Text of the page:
Cholesterol and lifestyle
Dietary fats explained
Fast food tips
Mediterranean diet
Cholesterol - what to ask your doctor
Cholesterol - drug treatment

References

Eckel RH, Jakicic JM, Ard JD, et al. 2013 AHA/ACC guideline on lifestyle management to reduce cardiovascular risk: a report of the American College of Cardiology/American Heart Association Task Force on Practice Guidelines. J Am Coll Cardiol. 2014;63(25 Pt B):2960-2984. PMID: 24239922 www.ncbi.nlm.nih.gov/pubmed/24239922.

Heimburger DC. Nutrition's interface with health and disease. In: Goldman L, Schafer AI, eds. Goldman-Cecil Medicine. 25th ed. Philadelphia, PA: Elsevier Saunders; 2016:chap 213.

Jensen MD, Ryan DH, Apovian CM, et al. 2013 AHA/ACC/TOS guideline for the management of overweight and obesity in adults: a report of the American College of Cardiology/American Heart Association Task Force on Practice Guidelines and The Obesity Society. J Am Coll Cardiol. 2014;63(25 Pt B):2985-3023. PMID: 24239920 www.ncbi.nlm.nih.gov/pubmed/24239920.

Moyer VA; U.S. Preventive Services Task Force. Vitamin, mineral, and multivitamin supplements for the primary prevention of cardiovascular disease and cancer: U.S. Preventive Services Task Force recommendation statement. Ann Intern Med. 2014;160(8):558-564. PMID: 24566474 www.ncbi.nlm.nih.gov/pubmed/24566474.

Mozaffarian D. Nutrition and cardiovascular and metabolic diseases. In: Zipes DP, Libby P, Bonow RO, Mann DL, Tomaselli GF, Braunwald E, eds. Braunwald's Heart Disease: A Textbook of Cardiovascular Medicine. 11th ed. Philadelphia, PA: Elsevier; 2019:chap 49.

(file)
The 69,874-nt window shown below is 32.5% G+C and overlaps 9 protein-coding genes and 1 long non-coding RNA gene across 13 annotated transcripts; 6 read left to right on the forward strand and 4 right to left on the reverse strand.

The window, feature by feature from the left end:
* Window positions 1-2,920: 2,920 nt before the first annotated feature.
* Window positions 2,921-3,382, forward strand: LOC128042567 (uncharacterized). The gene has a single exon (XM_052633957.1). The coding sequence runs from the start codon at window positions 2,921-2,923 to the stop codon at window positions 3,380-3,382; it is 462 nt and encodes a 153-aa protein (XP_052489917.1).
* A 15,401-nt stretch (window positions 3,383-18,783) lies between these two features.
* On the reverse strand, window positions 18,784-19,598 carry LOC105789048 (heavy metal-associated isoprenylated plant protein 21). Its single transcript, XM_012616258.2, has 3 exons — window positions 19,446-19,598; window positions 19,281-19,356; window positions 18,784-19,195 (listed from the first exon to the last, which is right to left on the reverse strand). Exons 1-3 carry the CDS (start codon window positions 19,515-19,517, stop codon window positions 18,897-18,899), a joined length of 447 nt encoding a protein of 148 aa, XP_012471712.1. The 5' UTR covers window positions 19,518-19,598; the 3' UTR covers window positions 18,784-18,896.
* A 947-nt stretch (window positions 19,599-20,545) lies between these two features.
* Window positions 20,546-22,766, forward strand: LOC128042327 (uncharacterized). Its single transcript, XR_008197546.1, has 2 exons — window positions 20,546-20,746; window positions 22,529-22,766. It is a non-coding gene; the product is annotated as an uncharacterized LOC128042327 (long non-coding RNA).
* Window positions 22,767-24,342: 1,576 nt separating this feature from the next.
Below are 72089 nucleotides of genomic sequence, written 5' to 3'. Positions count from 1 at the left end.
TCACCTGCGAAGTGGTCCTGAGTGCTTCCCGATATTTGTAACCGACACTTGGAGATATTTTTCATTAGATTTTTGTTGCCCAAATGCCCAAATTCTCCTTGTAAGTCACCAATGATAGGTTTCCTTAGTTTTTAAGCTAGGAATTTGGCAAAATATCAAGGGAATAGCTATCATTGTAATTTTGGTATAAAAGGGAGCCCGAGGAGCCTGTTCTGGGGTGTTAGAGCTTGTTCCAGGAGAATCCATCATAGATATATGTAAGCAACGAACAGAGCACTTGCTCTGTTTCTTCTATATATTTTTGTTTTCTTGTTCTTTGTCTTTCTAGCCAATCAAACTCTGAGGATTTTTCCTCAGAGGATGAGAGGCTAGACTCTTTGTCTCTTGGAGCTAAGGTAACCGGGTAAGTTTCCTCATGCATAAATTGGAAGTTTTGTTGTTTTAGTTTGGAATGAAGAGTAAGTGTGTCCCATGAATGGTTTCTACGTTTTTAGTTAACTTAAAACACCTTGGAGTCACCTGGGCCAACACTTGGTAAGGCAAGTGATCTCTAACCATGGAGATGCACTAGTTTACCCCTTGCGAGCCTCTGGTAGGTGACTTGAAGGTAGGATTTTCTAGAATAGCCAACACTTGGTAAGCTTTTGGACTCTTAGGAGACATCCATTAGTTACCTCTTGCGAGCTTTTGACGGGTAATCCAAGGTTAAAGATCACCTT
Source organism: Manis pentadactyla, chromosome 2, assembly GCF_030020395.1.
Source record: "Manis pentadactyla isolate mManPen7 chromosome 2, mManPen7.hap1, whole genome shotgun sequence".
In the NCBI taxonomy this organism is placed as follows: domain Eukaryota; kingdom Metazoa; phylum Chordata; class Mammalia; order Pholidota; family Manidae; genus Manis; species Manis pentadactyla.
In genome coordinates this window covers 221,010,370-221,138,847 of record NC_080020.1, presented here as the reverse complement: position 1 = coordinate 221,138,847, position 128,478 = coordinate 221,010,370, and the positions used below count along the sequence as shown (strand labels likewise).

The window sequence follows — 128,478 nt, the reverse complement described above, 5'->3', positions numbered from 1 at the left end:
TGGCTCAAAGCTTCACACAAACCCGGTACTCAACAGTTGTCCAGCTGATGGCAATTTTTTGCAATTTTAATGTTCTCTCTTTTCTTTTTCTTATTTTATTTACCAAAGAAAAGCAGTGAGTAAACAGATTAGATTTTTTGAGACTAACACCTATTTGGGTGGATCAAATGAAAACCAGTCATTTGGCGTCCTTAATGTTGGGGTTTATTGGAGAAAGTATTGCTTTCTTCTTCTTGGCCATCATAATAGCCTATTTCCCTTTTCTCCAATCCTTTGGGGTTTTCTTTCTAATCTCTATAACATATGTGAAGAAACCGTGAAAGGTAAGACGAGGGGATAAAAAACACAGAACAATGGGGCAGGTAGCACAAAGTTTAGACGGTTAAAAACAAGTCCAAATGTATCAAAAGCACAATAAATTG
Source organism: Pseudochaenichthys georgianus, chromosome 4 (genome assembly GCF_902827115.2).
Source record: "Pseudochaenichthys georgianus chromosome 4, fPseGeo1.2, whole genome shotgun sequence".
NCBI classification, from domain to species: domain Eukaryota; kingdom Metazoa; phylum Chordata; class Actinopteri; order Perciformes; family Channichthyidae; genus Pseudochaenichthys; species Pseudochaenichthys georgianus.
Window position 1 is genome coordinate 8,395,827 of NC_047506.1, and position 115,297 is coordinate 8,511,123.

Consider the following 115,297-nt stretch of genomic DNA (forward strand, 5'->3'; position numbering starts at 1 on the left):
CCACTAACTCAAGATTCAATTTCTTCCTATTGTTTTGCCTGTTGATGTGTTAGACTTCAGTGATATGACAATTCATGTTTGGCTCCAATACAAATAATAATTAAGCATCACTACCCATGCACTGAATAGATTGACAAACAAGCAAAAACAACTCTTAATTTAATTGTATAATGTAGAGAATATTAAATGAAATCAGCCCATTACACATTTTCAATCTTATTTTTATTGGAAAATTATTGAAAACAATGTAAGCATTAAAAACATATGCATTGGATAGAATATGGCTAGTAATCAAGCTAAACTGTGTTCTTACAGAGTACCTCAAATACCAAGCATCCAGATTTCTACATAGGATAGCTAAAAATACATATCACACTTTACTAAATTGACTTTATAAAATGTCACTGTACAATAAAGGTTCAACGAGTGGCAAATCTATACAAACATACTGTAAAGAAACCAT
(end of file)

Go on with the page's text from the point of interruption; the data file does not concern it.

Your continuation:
BACK TO TOP

Review Date: 7/25/2018  

Reviewed By: Michael A. Chen, MD, PhD, Associate Professor of Medicine, Division of Cardiology, Harborview Medical Center, University of Washington Medical School, Seattle, WA. Also reviewed by David Zieve, MD, MHA, Medical Director, Brenda Conaway, Editorial Director, and the A.D.A.M. Editorial team.

ADAM Quality Logo

A.D.A.M., Inc. is accredited by URAC, for Health Content Provider (www.urac.org). URAC's accreditation program is an independent audit to verify that A.D.A.M. follows rigorous standards of quality and accountability. A.D.A.M. is among the first to achieve this important distinction for online health information and services. Learn more about A.D.A.M.'s editorial policy, editorial process and privacy policy. A.D.A.M. is also a founding member of Hi-Ethics. This site complies with the HONcode standard for trustworthy health information: verify here.

The information provided herein should not be used during any medical emergency or for the diagnosis or treatment of any medical condition. A licensed medical professional should be consulted for diagnosis and treatment of any and all medical conditions. Links to other sites are provided for information only -- they do not constitute endorsements of those other sites. © 1997- 2020 A.D.A.M., a business unit of Ebix, Inc. Any duplication or distribution of the information contained herein is strictly prohibited.

adam.com

A.D.A.M. content is best viewed in IE9 or above, Firefox and Google Chrome browser.